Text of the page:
As tough as the memorials were, the museums were tougher. When I was young, I wanted to "finish" any museum I was in - after all, everyone put so much effort into the work, who was I not to read every plaque, study every exhibit, and search for every hidden gem? In truth, the feet gave out sooner than anticipated and the eyes got that "museum glare" that you see parents get as their kids pinball from display to display. Probably, there has been a study about how much information a museum can contain before the patron's head explodes, but I feel I am below that national average.
The National Air and Space museum was a great example, jam-packed with original equipment and reproductions, packed into a series of huge hangers. Paul Allen's spaceplane it up among the rafters, right next to the Spirit of St. Louis. Mercury, Gemini and Apollo capsules. The Wright Flyer. The helicopter Ross Perot took non-stop around the world (no, I didn't know he had done that). The original model of the Enterprise (tucked in the toy section of the gift shop - the Lovely Bride had to ask to find it). Interesting, interesting stuff, but by the time I had hit the exhibit on modern aerospace design, I was lagging, and we missed the carrier operations hall entirely. Literally too much stuff, but a harbinger of the future.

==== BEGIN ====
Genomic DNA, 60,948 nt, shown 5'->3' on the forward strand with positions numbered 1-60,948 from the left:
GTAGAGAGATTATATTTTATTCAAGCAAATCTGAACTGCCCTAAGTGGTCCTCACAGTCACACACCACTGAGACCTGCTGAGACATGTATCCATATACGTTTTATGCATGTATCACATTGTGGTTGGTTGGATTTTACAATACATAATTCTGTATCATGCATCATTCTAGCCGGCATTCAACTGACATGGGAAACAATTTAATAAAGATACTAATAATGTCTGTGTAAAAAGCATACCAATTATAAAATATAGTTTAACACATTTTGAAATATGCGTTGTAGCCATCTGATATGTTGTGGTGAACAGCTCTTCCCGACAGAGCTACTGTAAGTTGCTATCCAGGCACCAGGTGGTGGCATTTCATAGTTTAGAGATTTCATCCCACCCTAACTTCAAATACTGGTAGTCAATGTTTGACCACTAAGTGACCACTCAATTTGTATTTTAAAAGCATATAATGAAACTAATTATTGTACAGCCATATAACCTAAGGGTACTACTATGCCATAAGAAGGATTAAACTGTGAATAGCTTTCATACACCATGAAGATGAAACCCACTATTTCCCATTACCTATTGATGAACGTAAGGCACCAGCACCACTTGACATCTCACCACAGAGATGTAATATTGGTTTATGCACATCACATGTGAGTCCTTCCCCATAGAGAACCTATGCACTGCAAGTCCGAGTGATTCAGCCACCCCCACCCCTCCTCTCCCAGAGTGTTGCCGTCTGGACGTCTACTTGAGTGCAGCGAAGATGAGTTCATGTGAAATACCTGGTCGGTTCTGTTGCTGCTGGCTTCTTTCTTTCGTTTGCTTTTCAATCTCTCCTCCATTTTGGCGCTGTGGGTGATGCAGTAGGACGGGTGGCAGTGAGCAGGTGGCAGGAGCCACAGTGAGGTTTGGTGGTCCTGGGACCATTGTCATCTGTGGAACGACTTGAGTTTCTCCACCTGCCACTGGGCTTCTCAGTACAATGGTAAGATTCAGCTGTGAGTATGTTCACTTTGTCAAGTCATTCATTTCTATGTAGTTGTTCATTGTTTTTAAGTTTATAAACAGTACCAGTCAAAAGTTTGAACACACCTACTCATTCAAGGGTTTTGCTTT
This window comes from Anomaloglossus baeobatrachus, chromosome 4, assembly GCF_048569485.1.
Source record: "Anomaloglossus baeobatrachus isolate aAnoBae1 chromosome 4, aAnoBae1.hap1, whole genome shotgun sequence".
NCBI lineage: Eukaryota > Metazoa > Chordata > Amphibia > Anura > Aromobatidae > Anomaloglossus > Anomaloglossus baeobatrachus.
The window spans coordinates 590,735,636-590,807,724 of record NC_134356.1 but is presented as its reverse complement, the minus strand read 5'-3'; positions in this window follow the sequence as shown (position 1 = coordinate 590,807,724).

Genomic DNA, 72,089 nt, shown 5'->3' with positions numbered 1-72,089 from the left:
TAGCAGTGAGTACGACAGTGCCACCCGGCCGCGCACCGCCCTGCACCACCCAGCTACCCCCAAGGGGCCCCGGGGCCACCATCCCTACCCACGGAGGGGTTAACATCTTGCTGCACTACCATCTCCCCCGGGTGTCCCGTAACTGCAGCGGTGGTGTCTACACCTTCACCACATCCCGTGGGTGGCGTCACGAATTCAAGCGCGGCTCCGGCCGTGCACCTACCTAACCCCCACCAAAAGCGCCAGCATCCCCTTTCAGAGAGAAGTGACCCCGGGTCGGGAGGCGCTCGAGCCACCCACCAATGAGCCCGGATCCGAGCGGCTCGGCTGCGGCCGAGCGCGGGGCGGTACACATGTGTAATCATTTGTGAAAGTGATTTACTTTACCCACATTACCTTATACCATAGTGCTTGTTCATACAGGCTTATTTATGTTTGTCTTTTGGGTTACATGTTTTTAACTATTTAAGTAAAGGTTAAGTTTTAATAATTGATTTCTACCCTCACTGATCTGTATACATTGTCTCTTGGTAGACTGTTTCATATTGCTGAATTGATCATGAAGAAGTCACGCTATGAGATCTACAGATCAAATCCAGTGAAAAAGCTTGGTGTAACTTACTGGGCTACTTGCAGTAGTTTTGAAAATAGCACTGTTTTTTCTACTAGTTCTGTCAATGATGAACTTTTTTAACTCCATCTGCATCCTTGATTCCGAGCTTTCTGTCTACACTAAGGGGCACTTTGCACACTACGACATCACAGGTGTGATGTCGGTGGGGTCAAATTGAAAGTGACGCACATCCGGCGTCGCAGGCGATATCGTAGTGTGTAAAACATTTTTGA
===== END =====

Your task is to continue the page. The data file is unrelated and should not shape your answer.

It is up in the air which is more depressing, the US Memorial Holocaust Museum or the Museum of the American Indian. The Holocaust museum is still as real and as tangible and as stark as the Vietnam War memorial, and you can see it on the faces of those going through its austre, stark, dramatic halls. A special exhibit on the Munich 1936 Olympics echoes modern situations (I did not know that the Olympic Torch was started for those games, a trek from Greece through territories that would soon be occupied by the Third Reich). The LB and I got into a discussion about whether Olympic boycotts work as far as reducing the evil of hosting countries, or if the Jesse Owens solution (go and beat them) was preferable.
The National Museum of the American Indian is one of the most beautiful buildings on the Mall, but brings with it a different sense of sadness, of the great and diverse cultures that have been lost over the past few centuries. Direct, honest, and up to date (the section on treaties includes the recent Makah whale hunt) it is overwhelming in its force of presenting both an ancient and a modern people.
A small gem was the US Botanical Garden, a small conservatory to one side of the Capitol. They were preparing for a larger show on the ground, but the conservatory itself was a nice stopping point, but I spent way too much time on the benches, resting my aching feet.
Finally, the Smithsonian American Art Museum, which shares a building with the National Portrait Gallery. The LB and I, now knowing our limits, chose to eschew the portraits, and even then we were dragging by the time we hit the contemporary phase. A beautiful overview of the American art experience, punctuated by brilliant special shows (Harlem Jazz Era artist Aaron Douglas and a display of movie posters as portraits in particular).
And the frustrating thing in all this is that we had barely scratched the surface, avoiding the Natural History museum and dealing with the American History museum being closed. I suppose there is a next time, but even since one museum may be too much for a day, the host of mall museums may be too much for a typical tourist.
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